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March 17-20, 2015 | San Jose, California
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S5753 - Turbomachinery R&D Acceleration Using Titan

Ravi Srinivasan Aero/Thermodynamic Engineer , Dresser-Rand
Dr. Ravi Srinivasan received his Ph.D. in Aerospace Engineering from Texas A&M University in 2005. His graduate and post-graduate research areas were related to simulation of high-speed flow phenomena. Since joining Dresser-Rand as an Aero/Thermodynamic engineer in 2009, he has focused on the design and CFD modeling of supersonic flow in turbo-machines, including multi-stage and non-linear harmonic modeling.

Dresser-Rand (D-R) is an industrial partner of Oak Ridge Leadership Computing Facility (OLCF) and utilizes the Titan platform to accelerate turbomachinery research and development. In order to take advantage of computing infrastructure at OLCF, D-R has engaged with a third-party CFD software provider to add and modify computational fluid dynamics (CFD) solver modules. The developments include enhancing the scalability of the flow-solver by performing better grid partitioning, implementing GPU based acceleration and significantly improving IO performance. Turbomachinery design at D-R is complemented by employing an optimization process. Titan is the enabling technology that accelerates this process by significantly reducing database generation time and has made it possible to consider implementing optimization as part of R&D. Successful compressor component designs derived from optimization have been experimentally tested by D-R. The steps undertaken for optimization will be presented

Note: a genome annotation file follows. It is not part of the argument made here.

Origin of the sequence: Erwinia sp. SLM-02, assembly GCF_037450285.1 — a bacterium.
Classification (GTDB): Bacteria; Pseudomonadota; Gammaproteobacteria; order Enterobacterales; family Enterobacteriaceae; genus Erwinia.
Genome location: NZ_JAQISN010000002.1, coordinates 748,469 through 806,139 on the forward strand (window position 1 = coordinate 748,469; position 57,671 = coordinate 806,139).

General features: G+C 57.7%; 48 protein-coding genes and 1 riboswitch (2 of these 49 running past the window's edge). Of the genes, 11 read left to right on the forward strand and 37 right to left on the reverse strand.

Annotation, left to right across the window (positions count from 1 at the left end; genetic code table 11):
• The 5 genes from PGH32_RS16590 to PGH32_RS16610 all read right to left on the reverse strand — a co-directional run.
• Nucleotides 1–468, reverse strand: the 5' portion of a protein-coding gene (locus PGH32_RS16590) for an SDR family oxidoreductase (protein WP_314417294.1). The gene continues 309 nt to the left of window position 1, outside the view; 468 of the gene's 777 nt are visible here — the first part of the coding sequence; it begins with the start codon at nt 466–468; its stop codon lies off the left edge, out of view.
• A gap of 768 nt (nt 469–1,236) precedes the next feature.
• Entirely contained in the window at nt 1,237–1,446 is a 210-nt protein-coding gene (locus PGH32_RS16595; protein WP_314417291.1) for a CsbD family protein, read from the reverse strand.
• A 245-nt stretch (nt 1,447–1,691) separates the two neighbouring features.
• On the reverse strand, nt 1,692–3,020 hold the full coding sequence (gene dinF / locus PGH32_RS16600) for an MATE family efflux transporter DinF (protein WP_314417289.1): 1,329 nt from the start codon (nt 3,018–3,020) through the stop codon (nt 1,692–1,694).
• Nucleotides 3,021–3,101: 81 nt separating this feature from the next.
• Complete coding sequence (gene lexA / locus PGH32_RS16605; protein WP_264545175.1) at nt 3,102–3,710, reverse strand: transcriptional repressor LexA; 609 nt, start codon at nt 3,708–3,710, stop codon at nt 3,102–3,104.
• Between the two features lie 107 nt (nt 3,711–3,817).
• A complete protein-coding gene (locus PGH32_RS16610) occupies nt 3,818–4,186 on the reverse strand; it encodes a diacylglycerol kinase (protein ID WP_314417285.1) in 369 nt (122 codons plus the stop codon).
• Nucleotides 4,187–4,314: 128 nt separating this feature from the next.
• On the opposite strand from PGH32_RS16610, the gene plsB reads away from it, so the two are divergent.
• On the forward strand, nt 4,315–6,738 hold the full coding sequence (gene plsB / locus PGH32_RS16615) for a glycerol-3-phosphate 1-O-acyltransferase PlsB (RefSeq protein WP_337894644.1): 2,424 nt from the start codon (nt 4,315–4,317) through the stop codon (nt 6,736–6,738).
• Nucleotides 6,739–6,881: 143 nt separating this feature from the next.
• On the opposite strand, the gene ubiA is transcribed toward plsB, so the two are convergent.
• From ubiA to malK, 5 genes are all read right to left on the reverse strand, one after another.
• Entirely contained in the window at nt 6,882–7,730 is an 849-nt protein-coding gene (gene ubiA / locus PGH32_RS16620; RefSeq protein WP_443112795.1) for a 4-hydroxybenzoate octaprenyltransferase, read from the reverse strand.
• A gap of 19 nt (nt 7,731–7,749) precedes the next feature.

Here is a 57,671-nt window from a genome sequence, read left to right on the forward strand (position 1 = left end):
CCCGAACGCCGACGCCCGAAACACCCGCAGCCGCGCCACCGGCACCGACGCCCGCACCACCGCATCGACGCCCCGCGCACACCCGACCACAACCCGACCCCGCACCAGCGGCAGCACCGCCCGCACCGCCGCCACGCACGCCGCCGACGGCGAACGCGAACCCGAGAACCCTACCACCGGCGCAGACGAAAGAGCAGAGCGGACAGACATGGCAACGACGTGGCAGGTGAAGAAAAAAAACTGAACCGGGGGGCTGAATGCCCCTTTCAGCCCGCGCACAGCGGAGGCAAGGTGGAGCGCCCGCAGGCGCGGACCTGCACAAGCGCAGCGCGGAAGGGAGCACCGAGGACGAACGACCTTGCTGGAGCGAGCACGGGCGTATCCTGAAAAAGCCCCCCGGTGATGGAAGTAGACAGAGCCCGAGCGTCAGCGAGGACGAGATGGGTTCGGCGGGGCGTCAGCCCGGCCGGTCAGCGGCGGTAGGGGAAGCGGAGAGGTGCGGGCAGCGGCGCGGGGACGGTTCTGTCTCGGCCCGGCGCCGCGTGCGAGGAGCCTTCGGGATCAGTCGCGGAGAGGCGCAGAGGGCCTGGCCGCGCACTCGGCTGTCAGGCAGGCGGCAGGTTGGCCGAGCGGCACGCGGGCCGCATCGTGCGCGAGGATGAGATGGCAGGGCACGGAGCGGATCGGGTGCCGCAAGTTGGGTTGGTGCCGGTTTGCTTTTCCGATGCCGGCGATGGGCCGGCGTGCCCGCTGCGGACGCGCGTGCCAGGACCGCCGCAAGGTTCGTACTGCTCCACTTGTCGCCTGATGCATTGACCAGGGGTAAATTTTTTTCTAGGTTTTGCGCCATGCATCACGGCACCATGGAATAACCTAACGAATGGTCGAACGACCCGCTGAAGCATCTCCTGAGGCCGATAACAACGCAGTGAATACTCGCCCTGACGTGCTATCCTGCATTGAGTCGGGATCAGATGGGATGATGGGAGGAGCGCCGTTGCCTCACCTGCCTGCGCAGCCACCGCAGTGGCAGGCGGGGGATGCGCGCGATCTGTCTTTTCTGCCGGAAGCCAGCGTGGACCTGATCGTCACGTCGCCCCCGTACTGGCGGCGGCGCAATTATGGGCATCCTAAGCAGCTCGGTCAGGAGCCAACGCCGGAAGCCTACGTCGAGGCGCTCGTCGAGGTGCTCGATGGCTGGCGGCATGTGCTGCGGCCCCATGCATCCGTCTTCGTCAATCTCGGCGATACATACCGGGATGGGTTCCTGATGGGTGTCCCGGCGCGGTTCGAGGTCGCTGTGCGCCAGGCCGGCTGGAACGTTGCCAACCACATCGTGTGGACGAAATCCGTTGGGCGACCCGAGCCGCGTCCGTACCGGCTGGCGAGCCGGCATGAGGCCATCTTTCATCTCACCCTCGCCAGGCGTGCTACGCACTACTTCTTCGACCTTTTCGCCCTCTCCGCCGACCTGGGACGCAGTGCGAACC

Level: Intermediate
Type: Talk
Tags: Supercomputing; Computational Fluid Dynamics; Developer - Performance Optimization

Day: Wednesday, 03/18
Time: 09:30 - 09:55
Location: Room 210D
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S5719 - Hybrid Simulations Using CPU-GPU Paradigm for Reacting Flows

Jeremiah Lee Staff Scientist, United Technologies Research Center
Dr. Jeremiah Lee has 20 years of experience in general area of applied mathematics, computational reactive flow. He has experience in many aspects in this field including, applied mathematics, high performance computing, large scale code development, algorithm development, data reduction, DNS of fundamental flame structures, turbulent flame modeling, acoustics and characteristics in CFD, dynamic chemical kinetics reduction, transition flows, spray dynamics, non-equilibrium multiphase (e.g. superheated fluids) flows, and GPU computing and applications in large scale CFD . His career in applied mathematics started with an investigation of the aerodynamics of baseballs at the Cooper Union. He developed a spectral element based DNS code for reactive flow while he was a graduate student at Princeton. In 1996, he joined the Swiss Federal Institute of Technology (ETH-Z) in Zurich Switzerland where he worked for 6 years as a research staff. In 2002, he returned to the USA and worked at the Combustion Research Facilities at the Sandia National Laboratories. Two years later, he came and joined the combustion group at UTRC. He has 18 publications in refereed journals and has been an invited speaker at the Princeton University, University of Southern California, University of Connecticut, and at the ICDERS.